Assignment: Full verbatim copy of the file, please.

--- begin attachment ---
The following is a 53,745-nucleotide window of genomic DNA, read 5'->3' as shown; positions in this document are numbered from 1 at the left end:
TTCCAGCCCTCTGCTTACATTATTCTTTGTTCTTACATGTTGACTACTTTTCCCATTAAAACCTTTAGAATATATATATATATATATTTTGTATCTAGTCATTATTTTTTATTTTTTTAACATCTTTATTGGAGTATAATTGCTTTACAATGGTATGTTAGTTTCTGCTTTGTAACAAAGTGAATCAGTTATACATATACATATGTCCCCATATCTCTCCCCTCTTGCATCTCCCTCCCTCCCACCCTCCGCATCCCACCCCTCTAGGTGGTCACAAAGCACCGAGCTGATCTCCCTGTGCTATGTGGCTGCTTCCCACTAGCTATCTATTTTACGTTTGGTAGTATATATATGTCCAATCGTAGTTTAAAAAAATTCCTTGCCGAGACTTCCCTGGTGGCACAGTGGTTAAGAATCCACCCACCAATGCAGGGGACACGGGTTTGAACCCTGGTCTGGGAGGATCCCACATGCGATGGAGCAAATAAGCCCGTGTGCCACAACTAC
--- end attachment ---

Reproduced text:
The following is a 53,745-nucleotide window of genomic DNA, read 5'->3' as shown; positions in this document are numbered from 1 at the left end:
TTCCAGCCCTCTGCTTACATTATTCTTTGTTCTTACATGTTGACTACTTTTCCCATTAAAACCTTTAGAATATATATATATATATATTTTGTATCTAGTCATTATTTTTTATTTTTTTAACATCTTTATTGGAGTATAATTGCTTTACAATGGTATGTTAGTTTCTGCTTTGTAACAAAGTGAATCAGTTATACATATACATATGTCCCCATATCTCTCCCCTCTTGCATCTCCCTCCCTCCCACCCTCCGCATCCCACCCCTCTAGGTGGTCACAAAGCACCGAGCTGATCTCCCTGTGCTATGTGGCTGCTTCCCACTAGCTATCTATTTTACGTTTGGTAGTATATATATGTCCAATCGTAGTTTAAAAAAATTCCTTGCCGAGACTTCCCTGGTGGCACAGTGGTTAAGAATCCACCCACCAATGCAGGGGACACGGGTTTGAACCCTGGTCTGGGAGGATCCCACATGCGATGGAGCAAATAAGCCCGTGTGCCACAACTAC